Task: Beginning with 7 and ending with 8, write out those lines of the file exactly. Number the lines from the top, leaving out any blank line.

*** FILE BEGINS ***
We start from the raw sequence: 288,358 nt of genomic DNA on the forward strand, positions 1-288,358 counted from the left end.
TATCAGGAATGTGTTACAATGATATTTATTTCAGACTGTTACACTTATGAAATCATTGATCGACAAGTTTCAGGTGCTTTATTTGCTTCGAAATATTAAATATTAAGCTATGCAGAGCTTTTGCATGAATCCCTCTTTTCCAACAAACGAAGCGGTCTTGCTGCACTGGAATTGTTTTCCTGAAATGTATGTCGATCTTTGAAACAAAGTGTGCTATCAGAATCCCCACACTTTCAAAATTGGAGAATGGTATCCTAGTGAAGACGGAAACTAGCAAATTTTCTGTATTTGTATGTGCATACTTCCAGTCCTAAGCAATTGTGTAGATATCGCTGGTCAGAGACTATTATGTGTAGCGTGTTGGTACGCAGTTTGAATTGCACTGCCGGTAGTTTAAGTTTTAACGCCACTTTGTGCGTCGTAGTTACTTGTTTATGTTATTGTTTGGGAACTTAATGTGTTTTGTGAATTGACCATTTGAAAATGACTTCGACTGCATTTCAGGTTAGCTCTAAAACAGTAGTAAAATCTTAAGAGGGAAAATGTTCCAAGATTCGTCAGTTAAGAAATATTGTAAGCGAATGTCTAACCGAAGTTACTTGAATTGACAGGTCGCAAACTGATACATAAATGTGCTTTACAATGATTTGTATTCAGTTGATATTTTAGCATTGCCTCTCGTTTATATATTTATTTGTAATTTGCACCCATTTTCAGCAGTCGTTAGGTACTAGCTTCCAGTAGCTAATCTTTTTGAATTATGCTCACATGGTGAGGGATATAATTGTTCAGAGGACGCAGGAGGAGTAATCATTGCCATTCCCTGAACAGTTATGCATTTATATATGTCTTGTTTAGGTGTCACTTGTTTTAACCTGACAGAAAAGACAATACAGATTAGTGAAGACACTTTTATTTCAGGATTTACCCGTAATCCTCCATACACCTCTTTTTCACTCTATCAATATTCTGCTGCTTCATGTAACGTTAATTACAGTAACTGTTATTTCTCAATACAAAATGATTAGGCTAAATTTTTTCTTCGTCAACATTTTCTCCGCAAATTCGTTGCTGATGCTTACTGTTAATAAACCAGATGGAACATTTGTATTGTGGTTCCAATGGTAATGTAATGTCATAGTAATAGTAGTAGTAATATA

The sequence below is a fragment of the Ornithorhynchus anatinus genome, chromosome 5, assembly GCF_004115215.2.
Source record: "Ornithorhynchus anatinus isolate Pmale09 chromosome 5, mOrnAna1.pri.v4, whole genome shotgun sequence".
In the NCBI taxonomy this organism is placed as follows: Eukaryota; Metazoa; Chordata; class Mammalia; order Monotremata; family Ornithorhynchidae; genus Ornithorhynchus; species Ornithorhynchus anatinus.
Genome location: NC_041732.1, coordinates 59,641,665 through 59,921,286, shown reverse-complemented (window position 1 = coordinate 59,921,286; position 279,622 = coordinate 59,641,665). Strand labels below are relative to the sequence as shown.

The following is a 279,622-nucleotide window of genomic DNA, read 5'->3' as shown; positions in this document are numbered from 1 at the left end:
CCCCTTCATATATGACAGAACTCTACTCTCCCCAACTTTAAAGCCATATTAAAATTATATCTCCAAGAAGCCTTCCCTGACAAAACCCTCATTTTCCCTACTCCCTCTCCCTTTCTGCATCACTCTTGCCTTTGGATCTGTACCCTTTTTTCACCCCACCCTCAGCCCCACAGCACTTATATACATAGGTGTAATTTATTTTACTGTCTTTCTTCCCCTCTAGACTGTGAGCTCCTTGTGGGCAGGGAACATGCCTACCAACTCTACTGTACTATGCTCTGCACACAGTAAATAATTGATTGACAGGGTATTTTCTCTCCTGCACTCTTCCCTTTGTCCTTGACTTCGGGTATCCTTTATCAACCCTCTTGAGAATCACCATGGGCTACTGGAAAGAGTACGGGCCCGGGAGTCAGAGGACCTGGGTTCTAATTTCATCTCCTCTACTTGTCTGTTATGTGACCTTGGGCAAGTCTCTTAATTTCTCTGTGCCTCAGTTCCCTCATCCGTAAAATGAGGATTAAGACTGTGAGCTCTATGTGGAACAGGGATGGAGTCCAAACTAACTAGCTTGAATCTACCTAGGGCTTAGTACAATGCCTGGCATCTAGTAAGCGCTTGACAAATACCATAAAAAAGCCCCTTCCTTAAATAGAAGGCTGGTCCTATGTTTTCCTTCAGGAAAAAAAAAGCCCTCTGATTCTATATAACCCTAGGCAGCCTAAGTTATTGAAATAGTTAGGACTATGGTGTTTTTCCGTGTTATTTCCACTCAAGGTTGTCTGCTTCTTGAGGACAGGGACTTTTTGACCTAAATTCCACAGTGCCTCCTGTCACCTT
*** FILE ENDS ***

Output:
The following is a 279,622-nucleotide window of genomic DNA, read 5'->3' as shown; positions in this document are numbered from 1 at the left end:
CCCCTTCATATATGACAGAACTCTACTCTCCCCAACTTTAAAGCCATATTAAAATTATATCTCCAAGAAGCCTTCCCTGACAAAACCCTCATTTTCCCTACTCCCTCTCCCTTTCTGCATCACTCTTGCCTTTGGATCTGTACCCTTTTTTCACCCCACCCTCAGCCCCACAGCACTTATATACATAGGTGTAATTTATTTTACTGTCTTTCTTCCCCTCTAGACTGTGAGCTCCTTGTGGGCAGGGAACATGCCTACCAACTCTACTGTACTATGCTCTGCACACAGTAAATAATTGATTGACAGGGTATTTTCTCTCCTGCACTCTTCCCTTTGTCCTTGACTTCGGGTATCCTTTATCAACCCTCTTGAGAATCACCATGGGCTACTGGAAAGAGTACGGGCCCGGGAGTCAGAGGACCTGGGTTCTAATTTCATCTCCTCTACTTGTCTGTTATGTGACCTTGGGCAAGTCTCTTAATTTCTCTGTGCCTCAGTTCCCTCATCCGTAAAATGAGGATTAAGACTGTGAGCTCTATGTGGAACAGGGATGGAGTCCAAACTAACTAGCTTGAATCTACCTAGGGCTTAGTACAATGCCTGGCATCTAGTAAGCGCTTGACAAATACCATAAAAAAGCCCCTTCCTTAAATAGAAGGCTGGTCCTATGTTTTCCTTCAGGAAAAAAAAAGCCCTCTGATTCTATATAACCCTAGGCAGCCTAAGTTATTGAAATAGTTAGGACTATGGTGTTTTTCCGTGTTATTTCCACTCAAGGTTGTCTGCTTCTTGAGGACAGGGACTTTTTGACCTAAATTCCACAGTGCCTCCTGTCACCTT